Conclusion: This is a product that is probably worth buying in the store, even if it is a bit pricey.  Making it is very time and effort consuming.  That said, I’m kind of curious to try another time using store-bought milk, just to confirm my new understanding that the pasteurization wasn’t the issue.  I still like the idea of making my own cheese, and if I had an opportunity to apprentice with a cheese-maker, I would jump at it.  But the constraints of my Bangkok condo kitchen are such that I don’t think I’ll become a regular cheese-maker.

Okay, what’s the next thing to try?



0 thoughts on “Second Attempt at Mozzarella Cheesemaking

  1. ” fuckin first day or last day christ?! get your shit cleaned up right now ”  is what i would have said if you were working in our kitchen lol.. seeing the mess you’ve made! however, good job man! i admire you to have the courage to attempt this!

  2. Kudos to you for trying again … the pizza looks delicious. But I admit — I thought, “YOU DON’T HAVE A MICROWAVE?!?!” upon reading that little fact. That’s my staple appliance… it blows my mind, but… maybe that’s why you make “real,” beautiful food, while I stick to processed.

  3. @Passionflwr86 –  Ha ha! Your response is pretty typical, I think. We used to have a microwave in our apartment but when we bought this condo, kitchen space shrunk. I really only used the microwave for oatmeal in the morning and reheating leftovers, both of which can be done on the stove top for most of the time…@Roadlesstaken –  I’ll sign you up, Alex!@CurryPuffy –  Nope, I clean up my own mess Gary. I never conscript Tawn into service.

  4. I can’t help but notice how clean… CLEAN your kitchen is (Jack’s input aside). That was a great video – really enjoyed it. I was also wondering where Tawn was in the second video and right on cue, you mentioned it and his hands appeared!

  5. wow, so it sort of worked out, that is great! after seeing this, though, i have confirmed that i have no real desire to try making cheese. eating it, on the other hand, is another matter altogether =D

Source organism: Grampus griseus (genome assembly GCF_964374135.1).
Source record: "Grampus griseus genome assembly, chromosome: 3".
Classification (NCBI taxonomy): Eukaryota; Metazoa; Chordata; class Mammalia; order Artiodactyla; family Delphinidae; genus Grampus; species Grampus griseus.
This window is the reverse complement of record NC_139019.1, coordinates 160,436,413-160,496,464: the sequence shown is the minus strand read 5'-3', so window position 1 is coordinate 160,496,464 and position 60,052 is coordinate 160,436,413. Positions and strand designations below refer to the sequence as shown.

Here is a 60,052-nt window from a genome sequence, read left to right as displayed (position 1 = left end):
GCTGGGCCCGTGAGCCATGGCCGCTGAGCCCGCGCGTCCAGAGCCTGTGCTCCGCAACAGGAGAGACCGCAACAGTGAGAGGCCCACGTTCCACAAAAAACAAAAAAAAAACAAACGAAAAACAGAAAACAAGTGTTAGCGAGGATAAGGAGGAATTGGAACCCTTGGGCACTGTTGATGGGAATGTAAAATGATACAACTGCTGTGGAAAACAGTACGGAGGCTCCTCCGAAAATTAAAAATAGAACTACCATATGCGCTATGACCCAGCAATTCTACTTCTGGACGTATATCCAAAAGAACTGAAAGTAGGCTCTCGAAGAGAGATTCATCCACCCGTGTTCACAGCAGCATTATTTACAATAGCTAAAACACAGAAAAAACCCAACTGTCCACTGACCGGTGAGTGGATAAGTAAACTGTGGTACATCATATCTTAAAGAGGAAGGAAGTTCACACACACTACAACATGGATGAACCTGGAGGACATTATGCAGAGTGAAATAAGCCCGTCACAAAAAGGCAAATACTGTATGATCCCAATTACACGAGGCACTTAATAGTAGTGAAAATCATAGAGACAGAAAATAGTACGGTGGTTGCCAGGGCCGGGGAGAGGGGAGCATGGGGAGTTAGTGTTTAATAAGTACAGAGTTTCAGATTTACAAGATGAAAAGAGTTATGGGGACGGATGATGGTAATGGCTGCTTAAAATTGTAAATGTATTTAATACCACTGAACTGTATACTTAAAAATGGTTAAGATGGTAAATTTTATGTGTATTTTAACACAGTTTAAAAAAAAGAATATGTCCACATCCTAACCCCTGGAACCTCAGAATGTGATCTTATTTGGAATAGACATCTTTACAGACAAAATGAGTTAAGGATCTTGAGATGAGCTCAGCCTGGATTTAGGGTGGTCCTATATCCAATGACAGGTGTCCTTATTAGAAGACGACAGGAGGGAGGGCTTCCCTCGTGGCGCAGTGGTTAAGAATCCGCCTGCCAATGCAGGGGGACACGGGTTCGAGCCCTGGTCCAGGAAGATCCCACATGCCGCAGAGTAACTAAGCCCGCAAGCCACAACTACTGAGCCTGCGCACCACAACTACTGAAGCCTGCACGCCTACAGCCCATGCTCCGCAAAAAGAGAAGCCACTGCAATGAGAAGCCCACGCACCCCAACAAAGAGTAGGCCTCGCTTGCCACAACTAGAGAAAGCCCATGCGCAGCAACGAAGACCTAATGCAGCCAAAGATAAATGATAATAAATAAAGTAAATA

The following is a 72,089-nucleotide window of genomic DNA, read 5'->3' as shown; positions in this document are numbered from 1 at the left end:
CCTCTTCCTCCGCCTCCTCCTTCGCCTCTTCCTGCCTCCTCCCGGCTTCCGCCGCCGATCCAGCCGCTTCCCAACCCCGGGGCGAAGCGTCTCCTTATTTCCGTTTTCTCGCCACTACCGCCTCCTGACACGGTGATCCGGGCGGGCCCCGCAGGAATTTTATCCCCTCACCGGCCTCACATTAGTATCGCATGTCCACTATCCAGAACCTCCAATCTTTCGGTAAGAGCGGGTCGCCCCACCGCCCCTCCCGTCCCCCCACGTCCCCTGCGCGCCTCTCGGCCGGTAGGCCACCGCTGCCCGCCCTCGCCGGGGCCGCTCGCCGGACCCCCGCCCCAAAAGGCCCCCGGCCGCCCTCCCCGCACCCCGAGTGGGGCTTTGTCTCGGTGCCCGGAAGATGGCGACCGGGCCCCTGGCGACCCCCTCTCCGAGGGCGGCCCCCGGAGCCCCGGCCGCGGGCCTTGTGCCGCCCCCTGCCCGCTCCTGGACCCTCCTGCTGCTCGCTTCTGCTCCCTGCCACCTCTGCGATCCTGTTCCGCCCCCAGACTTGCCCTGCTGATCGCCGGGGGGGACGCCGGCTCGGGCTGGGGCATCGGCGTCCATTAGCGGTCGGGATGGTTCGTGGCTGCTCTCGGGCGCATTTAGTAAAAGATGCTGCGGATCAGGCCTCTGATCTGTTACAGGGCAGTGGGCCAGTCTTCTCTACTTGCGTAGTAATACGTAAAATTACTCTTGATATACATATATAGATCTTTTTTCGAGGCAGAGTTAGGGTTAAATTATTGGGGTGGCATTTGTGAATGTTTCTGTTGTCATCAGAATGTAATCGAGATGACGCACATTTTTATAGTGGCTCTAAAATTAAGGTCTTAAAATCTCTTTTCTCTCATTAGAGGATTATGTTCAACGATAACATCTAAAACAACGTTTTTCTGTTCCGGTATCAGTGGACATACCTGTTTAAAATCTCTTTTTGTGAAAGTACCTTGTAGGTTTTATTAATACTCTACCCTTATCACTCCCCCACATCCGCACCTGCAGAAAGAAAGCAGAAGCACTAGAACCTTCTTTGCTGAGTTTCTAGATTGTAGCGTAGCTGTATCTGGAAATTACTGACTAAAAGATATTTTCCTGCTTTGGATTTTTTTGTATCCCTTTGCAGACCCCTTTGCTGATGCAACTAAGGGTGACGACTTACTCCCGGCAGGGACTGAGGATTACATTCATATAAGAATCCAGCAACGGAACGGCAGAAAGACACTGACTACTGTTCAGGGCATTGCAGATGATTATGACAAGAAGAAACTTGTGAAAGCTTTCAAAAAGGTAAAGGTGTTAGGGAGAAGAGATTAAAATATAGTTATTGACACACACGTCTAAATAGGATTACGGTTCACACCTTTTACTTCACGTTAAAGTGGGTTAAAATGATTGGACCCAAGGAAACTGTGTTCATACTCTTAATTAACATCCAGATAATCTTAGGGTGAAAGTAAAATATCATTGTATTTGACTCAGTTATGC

6. You are amazing. Yeah, I would probably opt to get the Mozarella cheese at the store. You want to try it again??? to prove a point about pasteurization vs the amount of rennett used?? Jeez Chris, enough already!

  7. Hehe! You are so brave or crazy – depending on the point of view. I have to agree that store bought is probably much easier and  cheaper once you factor in the time and mess… still it was entertaining to see. And the pizza looked delicious.

  8. Loved the video Chris.  Just wish I could taste the pizza  because it looked delicious.What recipe do you use to make the pizza dough?

  9. @venice –  I’m not consistent with the recipe I use. Many seem to be good and I am always open to trying another one. This time I tried a recipe from Peter Reinhart’s “Bread Baker’s Apprentice” book and used Italian 00 flour, which is ground finer (think talcum powder) than regular flour. It produces a crisper, thinner dough than all-purpose flour.@murisopsis –  Brave or crazy? Is there a third option? Ha ha… seriously, I do these things just because I want to understand what the process and technique is. Expand my mind, broaden my horizons, and all that.@ZSA_MD –  Well, I still have one more tablet of rennet to use… can’t let it go to waste!@kunhuo42 –  Yes, the cheese course is something I really miss! Tend not to have it here and if they do, it is prohibitively expensive.@ElusiveWords –  Yeah, Jack’s comment referenced the aftermath of the cooking. During the process, though, I’m particular about keeping the counters clean and organized and, for the most part, I’m a clean-as-you-go type.

  10. I was also wondering why you did not wait for Tawn to start dinner, lol.  Maybe next time consider asking Tawn to do the blind taste test, wonder if he is game?

  11. at least you took the time to try it. not many people would thought about making their own cheese, let alone took the time to do so. i’m sure it was a very satisfying result. 2 thumbs up!

Leave a Reply

Fill in your details below or click an icon to log in: Logo

You are commenting using your account. Log Out /  Change )

Facebook photo

You are commenting using your Facebook account. Log Out /  Change )

Connecting to %s